High-Speed Cameras Continue To See Gains

The demand for cameras that can record images at more than 300 frames per second (fps) have become a market in recent years: a number of manufacturers have taken cameras originally built to analyze rocket launches and turned them into tools to analyze athletic performance. But, for all the improvements, some challenges remain in terms of product design, and those challenges were the subject of a panel discussion at last week’s SVG FutureSPORT Summit in New York.

One of the key players in the market is Vision Research, a company that is advancing technologies so quickly that it introduced three cameras in the past year alone. Each advance has improved performance in low-light-level situations and continues a drive to offer a camera that can be used simultaneously for both high-speed replay and live production.

Vision Research Broadcast Business Manager Patrick Ott de Vries said his company’s current goal is to approach the sports market from an enabling perspective, delivering products that do more than just offer improved sensitivity for low-light shooting or higher frame rates. The current top model, the Phantom 642, offers 2K resolution and can also record up to 1,500 fps.

“The camera streams content off the back of the camera all the time it is recording, and we integrate with manufacturers so we can focus on what we are good at,” he explained. Another focus is color-matching more-traditional broadcast cameras from Sony, Grass Valley, and Ikegami.

“We want to integrate with the look and feel of those cameras,” he said.

That continued integration will be important, as the Sony HDC3300 slo-mo camera, for example, continues to find plenty of applications. The camera cannot record at ultra-high speeds but offers recording at 180 fps, a speed well suited for traditional sports replays.

But, said Sony Electronics Senior Marketing Manager Mark Bonifacio, the market is demanding different cameras for different applications. And Sony is working with other vendors to ensure that it helps the industry move forward.

“Ultimately, we’re looking for a Holy Grail, a single camera that can record high speed [and be used for live production] but with a good cost-value proposition,” he said. “Right now, all tools have a place, and it is up to our broadcast partners to decide which tools they want to use.”

The desire to offer products that meet that wider variety of needs is one reason Sony camera heads are being integrated with super-slo-mo backends like Vision Research’s Phantom cameras. AbelCine, according to Moe Shore, director of Business Development and Strategic Relations, has successfully integrated the Sony camera, offering a unit that feels as much like a regular production camera as possible.

“Three years ago, NFL Films came to us looking for a broadcast system, but how do you make a broadcast lens work with a 35mm sensor?” Shore asked. “So we built an optical adapter to take the 11mm B4 lens and fit the 1920×1080 of a Phantom 640.”

Out of the NFL Films work came AbelCine’s latest Sony/Phantom offering, which integrates with common remote-control panels and EVS servers so that the Phantom 642 is treated as simply another hard drive in the system.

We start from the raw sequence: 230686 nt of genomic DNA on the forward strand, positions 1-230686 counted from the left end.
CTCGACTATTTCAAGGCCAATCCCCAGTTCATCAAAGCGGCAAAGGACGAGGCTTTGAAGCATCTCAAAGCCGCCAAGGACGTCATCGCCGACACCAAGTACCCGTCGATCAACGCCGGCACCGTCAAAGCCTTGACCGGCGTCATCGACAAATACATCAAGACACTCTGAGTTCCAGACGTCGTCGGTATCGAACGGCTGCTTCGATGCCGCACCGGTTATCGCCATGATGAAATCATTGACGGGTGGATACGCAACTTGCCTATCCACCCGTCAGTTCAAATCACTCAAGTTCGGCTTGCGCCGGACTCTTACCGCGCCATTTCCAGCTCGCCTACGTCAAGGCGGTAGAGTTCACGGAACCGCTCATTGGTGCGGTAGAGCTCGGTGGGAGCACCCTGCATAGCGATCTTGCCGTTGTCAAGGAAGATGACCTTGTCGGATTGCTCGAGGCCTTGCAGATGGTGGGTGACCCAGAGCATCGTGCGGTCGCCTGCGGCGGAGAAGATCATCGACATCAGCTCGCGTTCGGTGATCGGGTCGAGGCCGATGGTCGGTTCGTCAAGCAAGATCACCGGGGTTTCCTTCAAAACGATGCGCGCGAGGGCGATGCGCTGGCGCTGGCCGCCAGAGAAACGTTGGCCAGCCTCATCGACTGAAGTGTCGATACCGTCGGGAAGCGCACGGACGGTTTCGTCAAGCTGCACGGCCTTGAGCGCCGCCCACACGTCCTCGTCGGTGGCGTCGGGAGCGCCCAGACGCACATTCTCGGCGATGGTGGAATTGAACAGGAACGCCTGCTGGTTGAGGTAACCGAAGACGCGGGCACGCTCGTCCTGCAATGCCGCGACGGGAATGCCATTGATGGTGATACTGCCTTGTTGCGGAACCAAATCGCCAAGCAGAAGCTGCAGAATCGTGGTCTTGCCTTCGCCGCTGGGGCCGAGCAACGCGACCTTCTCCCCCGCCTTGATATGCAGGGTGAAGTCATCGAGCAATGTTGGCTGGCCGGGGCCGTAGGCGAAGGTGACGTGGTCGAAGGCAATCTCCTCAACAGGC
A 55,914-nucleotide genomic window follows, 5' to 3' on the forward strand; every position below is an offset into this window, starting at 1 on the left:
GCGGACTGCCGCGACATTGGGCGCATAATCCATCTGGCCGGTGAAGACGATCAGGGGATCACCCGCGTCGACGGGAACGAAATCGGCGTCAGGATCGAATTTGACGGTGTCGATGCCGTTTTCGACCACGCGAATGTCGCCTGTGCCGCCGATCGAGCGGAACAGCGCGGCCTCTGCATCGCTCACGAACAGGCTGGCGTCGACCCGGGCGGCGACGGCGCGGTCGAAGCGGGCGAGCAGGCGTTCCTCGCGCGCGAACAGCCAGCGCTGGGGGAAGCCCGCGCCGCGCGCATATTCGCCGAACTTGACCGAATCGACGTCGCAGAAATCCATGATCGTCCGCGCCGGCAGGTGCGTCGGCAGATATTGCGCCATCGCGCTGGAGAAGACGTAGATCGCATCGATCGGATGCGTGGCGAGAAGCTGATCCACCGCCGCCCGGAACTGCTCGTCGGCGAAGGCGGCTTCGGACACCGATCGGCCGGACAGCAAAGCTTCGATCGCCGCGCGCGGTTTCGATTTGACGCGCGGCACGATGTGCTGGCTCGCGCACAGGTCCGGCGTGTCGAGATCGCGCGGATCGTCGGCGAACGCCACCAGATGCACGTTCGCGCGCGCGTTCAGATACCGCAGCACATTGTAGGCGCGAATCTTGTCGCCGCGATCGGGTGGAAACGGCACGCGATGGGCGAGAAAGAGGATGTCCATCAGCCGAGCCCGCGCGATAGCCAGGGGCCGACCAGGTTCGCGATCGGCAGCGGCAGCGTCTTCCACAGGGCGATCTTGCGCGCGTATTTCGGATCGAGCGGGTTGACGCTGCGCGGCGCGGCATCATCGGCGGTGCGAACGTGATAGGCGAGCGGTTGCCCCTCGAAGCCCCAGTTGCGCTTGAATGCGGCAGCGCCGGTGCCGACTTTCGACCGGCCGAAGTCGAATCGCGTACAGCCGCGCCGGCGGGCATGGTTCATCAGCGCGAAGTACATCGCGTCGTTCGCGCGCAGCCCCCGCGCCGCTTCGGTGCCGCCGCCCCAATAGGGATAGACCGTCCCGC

Earlier this year, both Ikegami and NAC Image Technology made headlines with the integration of an Ikegami camera head that has three CMOS sensors with NAC’s high-speed camera. Known as the Hi-Motion II, the camera is available in the U.S. via Fletcher Chicago and is the latest advance toward a high-speed camera that can also perform well enough as a live-production tool.

Fletcher Chicago VP Dan Grainge says the Ikegami frontend has allowed the unit to take a leap ahead in terms of such features as gamma and black stretch.

“You can see a difference in the live-picture quality [versus the competition],” he said, adding, “but there is not much overall difference in quality on a replay.”

Fletcher Chicago owns 12 NAC Hi-Motion cameras (as well as 12 I-MOVIX Phantom systems), six are available in the UK, and 30 systems are expected to be in use by this summer.

A challenge for the broadcast client is that the cameras are still a rental item and not part of the traditional equipment complement of remote-production service providers. Given the current pace of change, that situation may not change soon.

“We went through three models in the course of a year,” said Grange. “It’s difficult for a truck company to keep up with that.”

Another issue is that not all events require a super-slow-motion camera, making it harder for a remote-production service provider to depreciate the camera properly.

“That may change in the future,” Grange observed, “but we are at least one generation away.”

The one thing certain is that the market for ultra-slow-motion cameras will continue to see new developments and continued advances designed to make the cameras more than simply one-trick ponies.

“The high-speed market will grow, and there will be different ways to get the technology into the hands of different users,” said Shore. “We don’t know what those channels will be, but the cameras will continue to integrate better, the price performance will change, and the models will evolve.”

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